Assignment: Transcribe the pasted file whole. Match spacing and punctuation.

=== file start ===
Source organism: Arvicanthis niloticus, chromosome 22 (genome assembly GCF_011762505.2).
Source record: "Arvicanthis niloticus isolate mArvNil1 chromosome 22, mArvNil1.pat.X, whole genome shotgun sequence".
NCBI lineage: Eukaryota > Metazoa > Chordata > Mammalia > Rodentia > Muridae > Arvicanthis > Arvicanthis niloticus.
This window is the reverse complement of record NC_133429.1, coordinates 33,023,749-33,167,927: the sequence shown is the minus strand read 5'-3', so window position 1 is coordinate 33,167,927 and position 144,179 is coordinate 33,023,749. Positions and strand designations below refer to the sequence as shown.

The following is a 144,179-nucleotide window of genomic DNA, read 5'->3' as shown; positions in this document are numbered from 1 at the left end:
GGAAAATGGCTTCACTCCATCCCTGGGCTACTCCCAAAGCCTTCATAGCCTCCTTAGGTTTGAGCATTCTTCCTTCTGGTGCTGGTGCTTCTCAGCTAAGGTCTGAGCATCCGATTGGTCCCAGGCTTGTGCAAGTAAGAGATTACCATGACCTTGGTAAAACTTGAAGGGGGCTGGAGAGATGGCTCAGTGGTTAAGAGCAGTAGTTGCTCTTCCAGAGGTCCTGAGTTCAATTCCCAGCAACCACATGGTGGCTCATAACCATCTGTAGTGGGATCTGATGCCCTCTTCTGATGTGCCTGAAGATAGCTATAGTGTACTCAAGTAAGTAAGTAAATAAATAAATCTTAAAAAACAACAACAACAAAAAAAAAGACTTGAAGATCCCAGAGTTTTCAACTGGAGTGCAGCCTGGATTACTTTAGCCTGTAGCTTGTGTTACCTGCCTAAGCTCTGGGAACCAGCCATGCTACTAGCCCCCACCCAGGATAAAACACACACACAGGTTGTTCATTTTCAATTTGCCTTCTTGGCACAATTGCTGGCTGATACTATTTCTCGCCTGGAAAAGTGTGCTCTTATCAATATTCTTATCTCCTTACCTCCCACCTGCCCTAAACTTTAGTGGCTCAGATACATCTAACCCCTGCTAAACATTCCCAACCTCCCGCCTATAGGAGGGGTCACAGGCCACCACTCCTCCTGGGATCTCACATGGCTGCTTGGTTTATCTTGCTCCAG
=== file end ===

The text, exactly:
Source organism: Arvicanthis niloticus, chromosome 22 (genome assembly GCF_011762505.2).
Source record: "Arvicanthis niloticus isolate mArvNil1 chromosome 22, mArvNil1.pat.X, whole genome shotgun sequence".
NCBI lineage: Eukaryota > Metazoa > Chordata > Mammalia > Rodentia > Muridae > Arvicanthis > Arvicanthis niloticus.
This window is the reverse complement of record NC_133429.1, coordinates 33,023,749-33,167,927: the sequence shown is the minus strand read 5'-3', so window position 1 is coordinate 33,167,927 and position 144,179 is coordinate 33,023,749. Positions and strand designations below refer to the sequence as shown.

The following is a 144,179-nucleotide window of genomic DNA, read 5'->3' as shown; positions in this document are numbered from 1 at the left end:
GGAAAATGGCTTCACTCCATCCCTGGGCTACTCCCAAAGCCTTCATAGCCTCCTTAGGTTTGAGCATTCTTCCTTCTGGTGCTGGTGCTTCTCAGCTAAGGTCTGAGCATCCGATTGGTCCCAGGCTTGTGCAAGTAAGAGATTACCATGACCTTGGTAAAACTTGAAGGGGGCTGGAGAGATGGCTCAGTGGTTAAGAGCAGTAGTTGCTCTTCCAGAGGTCCTGAGTTCAATTCCCAGCAACCACATGGTGGCTCATAACCATCTGTAGTGGGATCTGATGCCCTCTTCTGATGTGCCTGAAGATAGCTATAGTGTACTCAAGTAAGTAAGTAAATAAATAAATCTTAAAAAACAACAACAACAAAAAAAAAGACTTGAAGATCCCAGAGTTTTCAACTGGAGTGCAGCCTGGATTACTTTAGCCTGTAGCTTGTGTTACCTGCCTAAGCTCTGGGAACCAGCCATGCTACTAGCCCCCACCCAGGATAAAACACACACACAGGTTGTTCATTTTCAATTTGCCTTCTTGGCACAATTGCTGGCTGATACTATTTCTCGCCTGGAAAAGTGTGCTCTTATCAATATTCTTATCTCCTTACCTCCCACCTGCCCTAAACTTTAGTGGCTCAGATACATCTAACCCCTGCTAAACATTCCCAACCTCCCGCCTATAGGAGGGGTCACAGGCCACCACTCCTCCTGGGATCTCACATGGCTGCTTGGTTTATCTTGCTCCAG